Wednesday, August 8, 2012

EMS Patient Care Report Writing | Documentation 101 | Part 2 - Field Notes

Welcome to Part 2 in our continuing blog series “EMS Patient Care Reporting Writing/Documentation 101”. 
The Writing Implement
Before you do anything else at the beginning of your shift, make sure you always have a pen that writes (preferably one that writes at all angles and on just about any surface.)  There’s nothing more frustrating than to be on a run, reach for something to write with and find that you either forgot to grab a pen or you just didn’t bring one along.

Without a good writing implement, how are you going to record and remember vital signs?  How will you copy down meds and allergies?  Will you remember the time of onset of symptoms without writing it down?  What about the patient’s name and demographic information?  How are you going to record all this unless you can write it down.

Rest assured you’ll forget some key bit of information unless you write it down.

Oh and don’t’ forget, you’ll need a pen to obtain an authorization signature (we’ll cover this in a separate blog somewhere down the road.)

Something to Write On
The second most important item to include as a part of your uniform is something to write on.  I like to carry this little “flip” notebook that was given to me some time ago by one of the local hospitals during EMS week.  It simply has a little notepad inside (if you care not to order the refills, just stick in a simple pad of any type) protected by a nice leather cover and it slides into my side pocket quite nicely.

I’ve also seen some of my partners work with a metal mini-clipboard, which works nicely.  Or maybe your department has a field notes template page that you are required to complete in the field. 
Whatever device works for you, use it. 

Modern technology also can allow you to potentially keep notes on your smart phone, if you are so inclined.  Technology is great.   Just make sure that you save it and don’t erase it.  Some of you may work with electronic tablet/laptop devices in the field.  As long as it records the info you need it to record and you can call upon it back at the station to complete your PCR, then think out of the box and use your resources.

In the extreme, if you at least have a pen you can take notes literally on anything.  I’ve spent a few minutes in the shower rubbing the skin on my hand to get rid of info (no notepad? Skin works in a pinch.)  I’ve even used the surface of a rubber glove in the most extreme situations, but keep in mind…don’t throw the gloves away with your information!

What Info Needs to be Recorded?
So what do we need to be sure to record for later use when completing your PCR?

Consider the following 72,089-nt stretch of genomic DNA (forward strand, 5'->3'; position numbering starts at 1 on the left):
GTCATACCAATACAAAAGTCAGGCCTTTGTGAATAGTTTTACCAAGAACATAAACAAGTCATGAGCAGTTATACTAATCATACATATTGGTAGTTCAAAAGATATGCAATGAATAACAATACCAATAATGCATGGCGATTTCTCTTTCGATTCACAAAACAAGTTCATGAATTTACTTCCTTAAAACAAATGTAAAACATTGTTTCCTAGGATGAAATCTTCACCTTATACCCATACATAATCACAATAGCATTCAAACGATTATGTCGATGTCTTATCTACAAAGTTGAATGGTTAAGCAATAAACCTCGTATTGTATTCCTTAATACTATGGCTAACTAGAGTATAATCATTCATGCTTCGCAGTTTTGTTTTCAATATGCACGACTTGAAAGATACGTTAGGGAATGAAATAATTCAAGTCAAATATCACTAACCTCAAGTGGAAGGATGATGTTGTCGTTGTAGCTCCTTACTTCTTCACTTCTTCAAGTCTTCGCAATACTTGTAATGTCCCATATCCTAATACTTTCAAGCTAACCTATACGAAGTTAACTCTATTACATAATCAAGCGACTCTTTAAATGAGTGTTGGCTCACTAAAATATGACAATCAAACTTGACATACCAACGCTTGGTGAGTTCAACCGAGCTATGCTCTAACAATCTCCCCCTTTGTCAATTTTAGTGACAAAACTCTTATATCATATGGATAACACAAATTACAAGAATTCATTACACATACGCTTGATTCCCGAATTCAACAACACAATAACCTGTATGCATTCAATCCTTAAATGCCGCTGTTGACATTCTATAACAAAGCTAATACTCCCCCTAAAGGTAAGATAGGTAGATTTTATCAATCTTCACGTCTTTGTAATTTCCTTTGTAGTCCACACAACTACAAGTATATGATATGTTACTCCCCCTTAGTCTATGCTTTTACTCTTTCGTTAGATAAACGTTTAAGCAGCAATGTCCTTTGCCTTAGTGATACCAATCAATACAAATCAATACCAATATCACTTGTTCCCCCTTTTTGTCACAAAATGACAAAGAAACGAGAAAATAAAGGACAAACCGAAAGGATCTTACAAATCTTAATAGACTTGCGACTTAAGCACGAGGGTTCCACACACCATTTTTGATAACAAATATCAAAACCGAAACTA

Here’s a bullet point list that I brainstormed to help you be sure you grab all the information possible from your ambulance run.  Collect this information by answering these key questions and writing those answers down to help you write your PCR later on after your incident has been completed…
  • How and by what authority was I dispatched?
  • Were there other responding units?
  • What emergency was our unit dispatched for?
  • What did my partner and I find when we arrived on scene?
  • What was the patient’s Chief Complaint? (more on this in a future blog)
  • What were the key incident events and the progression of the events? (Short notes to remind you should be recorded)
  • What are some things I need to remember about the scene itself?  (Such as the condition of the scene, inclement weather, barriers to patient care, presence of other responders, motor vehicle crash scene size-ups, etc.)
  • What signs and symptoms did the patient present with?
  • What were the results of my assessment(s)?
    • What were the important things I found on my primary…secondary…survey?
  • What treatments did we provide?
  • Did my patient worsen, improve or stay the same?
  • What prompted the patient/patient’s family to activate the EMS system today?
  • Who provided me with information about this run? (Patient’s family, friend, bystander, law enforcement, fire personnel, etc.)
  • What medications are being taken by my patient on a regular basis?
    • Did my patient take his/her medications today?
    • Is my patient allergic to any medications?
  • What are the mileage readings at each point of this run (ie. Out of Station, On Scene, At Receiving Facility, Back in Station)
  • Be sure to record the mileage to the nearest tenth of a mile as required by Medicare
  • What were the relative times connected to this run? (Record this assuming you do not receive any type of CAD sheet from your 9-1-1 system or in the case of non-emergency/routine transports where there is no 9-1-1 tracking from a CAD system.)
  • What is the patient’s demographic information (Name- minus nicknames, Date of Birth, Social Security Number, Insurance Information- again this assumes you will not be obtaining this information at a another time and from another source.)
Now It’s Up to You!
You’ve now made it through two parts of our documentation series.  We hope the picture has begun to make sense for you as we piece this puzzle of effective Patient Care Report writing together in easily understandable and manageable parts.  Feel free to print these blog postings and share with your friends.  If you have any questions, be sure to e-mail your contact here at Enhanced.  My e-mail address is chumphrey@enhancedms.com.

Let me know what this series is doing to help you become a better Patient Care Report writer.  E-mail me with any suggestions you may have for topics we can cover as part of this series.

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